W3C home > Mailing lists > Public > xml-editor@w3.org > April to June 1998

no nasty suprises

From: Richard Goerwitz <Richard_Goerwitz@Brown.EDU>
Date: Sun, 21 Jun 1998 15:34:46 -0400
Message-ID: <358D6056.48F3240B@Brown.EDU>
To: cmsmcq@uic.edu
CC: xml-editor@w3.org
Michael has convinced me that

<!DOCTYPE test [
 <!ATTLIST test
           baddefault NMTOKEN '(no value)' >
 <test baddefault="value" />

should be illegal (as it is in the 1.0 spec).  The reasoning is sound:
If the above is legal, then if somebody uses <test/> without a badde-
fault attribute, the default kicks in and causes an error message ("it
always worked before").  What's more the error isn't localized in the
markup itself, but it's back in the DTD, which was though to be okay.

This is the "no nasty surprises" principle.

If we adhere to this principle (which is probably not a bad idea where
it's convenient), then I'd suggest one slight change to the standard.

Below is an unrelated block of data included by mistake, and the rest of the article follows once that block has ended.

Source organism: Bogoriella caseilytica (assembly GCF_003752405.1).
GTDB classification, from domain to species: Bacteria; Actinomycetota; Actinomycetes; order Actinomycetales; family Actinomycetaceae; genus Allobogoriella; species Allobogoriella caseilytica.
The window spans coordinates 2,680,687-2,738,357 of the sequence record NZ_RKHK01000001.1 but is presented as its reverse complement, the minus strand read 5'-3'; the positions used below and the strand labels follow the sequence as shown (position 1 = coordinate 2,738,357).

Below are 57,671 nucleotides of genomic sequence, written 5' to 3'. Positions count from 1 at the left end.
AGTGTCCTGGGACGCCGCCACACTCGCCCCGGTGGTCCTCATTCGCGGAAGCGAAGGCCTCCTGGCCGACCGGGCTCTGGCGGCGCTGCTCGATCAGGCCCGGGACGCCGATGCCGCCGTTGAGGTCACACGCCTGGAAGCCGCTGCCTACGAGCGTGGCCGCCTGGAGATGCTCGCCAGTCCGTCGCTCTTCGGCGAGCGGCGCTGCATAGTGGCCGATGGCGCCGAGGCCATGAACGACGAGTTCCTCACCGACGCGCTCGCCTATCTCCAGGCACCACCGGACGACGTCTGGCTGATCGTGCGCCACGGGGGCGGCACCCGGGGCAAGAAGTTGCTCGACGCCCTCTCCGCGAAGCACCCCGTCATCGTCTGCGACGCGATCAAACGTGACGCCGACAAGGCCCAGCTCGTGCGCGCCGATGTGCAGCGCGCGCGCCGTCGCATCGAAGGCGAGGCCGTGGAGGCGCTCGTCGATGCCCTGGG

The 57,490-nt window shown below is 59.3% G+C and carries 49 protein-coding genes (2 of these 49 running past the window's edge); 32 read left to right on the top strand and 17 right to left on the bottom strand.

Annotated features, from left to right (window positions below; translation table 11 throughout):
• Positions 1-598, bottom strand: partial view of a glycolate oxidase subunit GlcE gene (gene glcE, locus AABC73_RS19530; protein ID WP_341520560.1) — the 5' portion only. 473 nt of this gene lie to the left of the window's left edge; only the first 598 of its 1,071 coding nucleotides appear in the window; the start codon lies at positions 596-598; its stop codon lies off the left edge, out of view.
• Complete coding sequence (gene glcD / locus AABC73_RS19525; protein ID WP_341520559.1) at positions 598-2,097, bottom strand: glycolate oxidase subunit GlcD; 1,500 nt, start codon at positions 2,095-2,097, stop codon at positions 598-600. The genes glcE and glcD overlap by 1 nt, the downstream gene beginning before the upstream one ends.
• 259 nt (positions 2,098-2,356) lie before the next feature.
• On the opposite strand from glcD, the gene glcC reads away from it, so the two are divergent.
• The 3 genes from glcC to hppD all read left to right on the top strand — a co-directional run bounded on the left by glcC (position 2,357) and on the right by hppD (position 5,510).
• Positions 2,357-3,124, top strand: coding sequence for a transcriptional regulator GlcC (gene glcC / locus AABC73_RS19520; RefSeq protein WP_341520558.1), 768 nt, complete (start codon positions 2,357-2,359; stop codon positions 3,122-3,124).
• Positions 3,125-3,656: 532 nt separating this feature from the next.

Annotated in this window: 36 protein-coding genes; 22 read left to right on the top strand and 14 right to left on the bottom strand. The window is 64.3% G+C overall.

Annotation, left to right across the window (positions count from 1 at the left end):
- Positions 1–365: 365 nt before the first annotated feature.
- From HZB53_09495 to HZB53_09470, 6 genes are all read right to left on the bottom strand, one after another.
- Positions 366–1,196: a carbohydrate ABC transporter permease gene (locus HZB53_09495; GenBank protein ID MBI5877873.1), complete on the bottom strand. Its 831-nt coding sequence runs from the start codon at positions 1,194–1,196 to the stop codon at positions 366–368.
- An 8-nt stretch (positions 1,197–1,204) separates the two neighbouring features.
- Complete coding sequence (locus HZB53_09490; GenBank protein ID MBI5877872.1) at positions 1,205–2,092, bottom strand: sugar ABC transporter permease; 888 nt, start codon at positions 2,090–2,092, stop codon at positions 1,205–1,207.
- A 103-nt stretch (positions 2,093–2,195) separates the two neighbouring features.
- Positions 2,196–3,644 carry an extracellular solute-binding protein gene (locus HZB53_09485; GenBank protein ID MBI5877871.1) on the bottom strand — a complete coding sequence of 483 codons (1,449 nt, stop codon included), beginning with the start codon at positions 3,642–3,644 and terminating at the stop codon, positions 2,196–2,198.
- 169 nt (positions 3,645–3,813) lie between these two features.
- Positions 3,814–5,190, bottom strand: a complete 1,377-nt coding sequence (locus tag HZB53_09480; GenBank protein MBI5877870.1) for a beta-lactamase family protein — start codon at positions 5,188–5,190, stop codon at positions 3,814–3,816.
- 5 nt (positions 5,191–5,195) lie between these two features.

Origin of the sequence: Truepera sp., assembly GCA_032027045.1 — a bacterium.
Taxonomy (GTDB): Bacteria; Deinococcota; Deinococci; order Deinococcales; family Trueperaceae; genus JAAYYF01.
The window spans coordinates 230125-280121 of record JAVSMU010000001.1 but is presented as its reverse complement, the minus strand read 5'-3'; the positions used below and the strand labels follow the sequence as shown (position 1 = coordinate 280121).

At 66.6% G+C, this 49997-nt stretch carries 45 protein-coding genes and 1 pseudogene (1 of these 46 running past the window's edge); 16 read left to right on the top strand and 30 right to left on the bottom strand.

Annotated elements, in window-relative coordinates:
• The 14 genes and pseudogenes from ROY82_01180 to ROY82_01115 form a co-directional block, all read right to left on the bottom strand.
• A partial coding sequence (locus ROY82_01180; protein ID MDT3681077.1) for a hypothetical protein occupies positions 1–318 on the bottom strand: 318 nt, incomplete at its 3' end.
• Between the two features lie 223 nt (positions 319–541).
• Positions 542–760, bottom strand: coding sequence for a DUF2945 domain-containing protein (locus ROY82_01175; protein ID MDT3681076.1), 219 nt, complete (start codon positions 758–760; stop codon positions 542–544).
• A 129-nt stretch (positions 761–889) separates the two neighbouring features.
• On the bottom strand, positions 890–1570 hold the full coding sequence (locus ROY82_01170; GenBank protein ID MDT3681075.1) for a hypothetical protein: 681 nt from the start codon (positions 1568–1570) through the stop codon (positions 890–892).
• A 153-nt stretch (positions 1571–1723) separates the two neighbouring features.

In section 2.9 (standalone decl), it's said that the standalone decl
must be "no" if attributes with default values exist in the external
DTD _and_ if the document uses markup for which these defaults are in-
terpolated by the processor (because they're missing).

I'd recommend shortening all of these conditions, and just saying:  The
standalone doc decl must be "no" if attributes with defaults are given
in the external DTD.  Same goes for entities.

This is just consistent.  The way things are, people can write docu-
ments using a given DTD, check them, and label them standalone="yes"
for processing or whatever (maybe they just leave the DTD reference
in because they're lazy; I don't know).  The point is that if you
define the requirement that standalone be "no" the way the spec does,
people can go merrily along using a document, then suddenly make a
change and have things go wrong that have nothing to do with the
change per se.

If we adhere to the "no nasty surprises" principle, we should shorten
all the verbiage here down to a simple statement:  If you have a DTD
with entities defined, or with attribute defaults, then your document
must say standalone="no".

It's simple, easy to apply, trivial to implement in a validator, and
forces people to do the right thing.

Does this make any sense?


Richard Goerwitz
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Received on Sunday, 21 June 1998 15:37:58 UTC

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